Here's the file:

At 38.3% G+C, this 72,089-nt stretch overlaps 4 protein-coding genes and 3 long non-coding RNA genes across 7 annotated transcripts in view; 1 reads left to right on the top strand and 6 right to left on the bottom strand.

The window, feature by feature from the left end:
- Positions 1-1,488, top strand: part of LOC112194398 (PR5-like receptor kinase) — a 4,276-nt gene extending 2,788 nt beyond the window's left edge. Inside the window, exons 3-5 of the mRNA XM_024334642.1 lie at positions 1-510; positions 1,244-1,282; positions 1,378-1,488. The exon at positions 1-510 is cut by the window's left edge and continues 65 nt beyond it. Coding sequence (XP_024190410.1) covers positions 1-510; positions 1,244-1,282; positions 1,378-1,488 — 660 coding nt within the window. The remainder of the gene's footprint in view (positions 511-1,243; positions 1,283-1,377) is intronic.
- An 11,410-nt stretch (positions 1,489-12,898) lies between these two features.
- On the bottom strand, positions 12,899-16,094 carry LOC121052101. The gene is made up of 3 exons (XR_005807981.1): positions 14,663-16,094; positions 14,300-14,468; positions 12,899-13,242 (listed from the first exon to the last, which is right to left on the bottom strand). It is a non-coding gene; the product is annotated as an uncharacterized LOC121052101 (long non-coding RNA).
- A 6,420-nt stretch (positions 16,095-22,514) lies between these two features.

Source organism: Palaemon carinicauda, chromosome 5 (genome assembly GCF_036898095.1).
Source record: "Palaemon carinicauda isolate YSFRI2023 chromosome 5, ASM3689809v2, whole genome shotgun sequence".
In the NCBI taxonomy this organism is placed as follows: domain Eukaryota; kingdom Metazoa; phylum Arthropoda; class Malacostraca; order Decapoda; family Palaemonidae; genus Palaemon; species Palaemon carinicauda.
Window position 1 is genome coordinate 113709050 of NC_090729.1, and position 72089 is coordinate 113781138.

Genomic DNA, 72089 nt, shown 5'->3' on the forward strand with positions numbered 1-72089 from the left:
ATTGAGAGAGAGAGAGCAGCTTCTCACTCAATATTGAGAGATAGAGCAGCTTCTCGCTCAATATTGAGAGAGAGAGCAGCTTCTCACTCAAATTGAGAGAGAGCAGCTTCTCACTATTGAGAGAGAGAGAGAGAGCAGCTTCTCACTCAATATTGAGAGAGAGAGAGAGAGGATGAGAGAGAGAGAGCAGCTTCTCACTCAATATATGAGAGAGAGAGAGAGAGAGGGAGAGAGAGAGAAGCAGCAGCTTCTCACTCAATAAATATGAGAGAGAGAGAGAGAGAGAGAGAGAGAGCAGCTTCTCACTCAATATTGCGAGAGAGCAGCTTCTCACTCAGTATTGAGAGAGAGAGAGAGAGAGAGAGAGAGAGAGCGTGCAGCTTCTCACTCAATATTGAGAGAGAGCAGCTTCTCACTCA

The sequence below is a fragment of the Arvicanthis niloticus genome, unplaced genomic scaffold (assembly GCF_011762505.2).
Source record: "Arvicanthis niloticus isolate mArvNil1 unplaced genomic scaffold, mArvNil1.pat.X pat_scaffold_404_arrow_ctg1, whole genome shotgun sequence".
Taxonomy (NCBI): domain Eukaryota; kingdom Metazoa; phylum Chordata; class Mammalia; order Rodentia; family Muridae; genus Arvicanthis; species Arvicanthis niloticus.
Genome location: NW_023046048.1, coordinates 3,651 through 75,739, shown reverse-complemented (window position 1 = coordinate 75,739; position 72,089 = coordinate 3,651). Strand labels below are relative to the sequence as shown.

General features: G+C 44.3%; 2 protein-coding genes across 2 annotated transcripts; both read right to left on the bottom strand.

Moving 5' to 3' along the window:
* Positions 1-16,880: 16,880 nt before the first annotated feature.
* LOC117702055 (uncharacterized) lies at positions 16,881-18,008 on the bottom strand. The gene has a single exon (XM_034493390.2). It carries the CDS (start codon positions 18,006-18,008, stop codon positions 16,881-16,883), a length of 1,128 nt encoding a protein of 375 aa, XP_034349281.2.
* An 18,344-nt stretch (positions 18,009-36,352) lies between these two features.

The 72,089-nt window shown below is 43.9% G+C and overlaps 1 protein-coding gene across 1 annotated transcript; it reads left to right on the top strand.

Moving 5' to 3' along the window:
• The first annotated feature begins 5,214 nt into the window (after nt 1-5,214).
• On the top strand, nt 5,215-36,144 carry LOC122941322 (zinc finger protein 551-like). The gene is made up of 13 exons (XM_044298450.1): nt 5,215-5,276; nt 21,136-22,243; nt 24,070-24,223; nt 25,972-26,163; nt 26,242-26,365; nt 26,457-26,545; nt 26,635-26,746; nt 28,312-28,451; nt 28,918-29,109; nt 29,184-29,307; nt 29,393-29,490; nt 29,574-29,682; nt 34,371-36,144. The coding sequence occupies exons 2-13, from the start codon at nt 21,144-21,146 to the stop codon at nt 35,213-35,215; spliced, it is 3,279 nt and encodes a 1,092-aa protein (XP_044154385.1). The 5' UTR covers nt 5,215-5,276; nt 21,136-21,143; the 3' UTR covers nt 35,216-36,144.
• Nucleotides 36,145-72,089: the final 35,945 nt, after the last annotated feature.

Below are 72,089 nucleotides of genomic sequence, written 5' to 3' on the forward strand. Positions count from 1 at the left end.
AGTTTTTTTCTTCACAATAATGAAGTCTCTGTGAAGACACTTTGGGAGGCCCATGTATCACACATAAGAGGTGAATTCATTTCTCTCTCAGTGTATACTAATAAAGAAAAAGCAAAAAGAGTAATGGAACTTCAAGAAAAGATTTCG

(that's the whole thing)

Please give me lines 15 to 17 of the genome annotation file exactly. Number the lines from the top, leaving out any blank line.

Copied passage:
Taxonomy (NCBI): domain Eukaryota; kingdom Metazoa; phylum Chordata; class Mammalia; order Rodentia; family Muridae; genus Arvicanthis; species Arvicanthis niloticus.
Genome location: NW_023046048.1, coordinates 3,651 through 75,739, shown reverse-complemented (window position 1 = coordinate 75,739; position 72,089 = coordinate 3,651). Strand labels below are relative to the sequence as shown.

General features: G+C 44.3%; 2 protein-coding genes across 2 annotated transcripts; both read right to left on the bottom strand.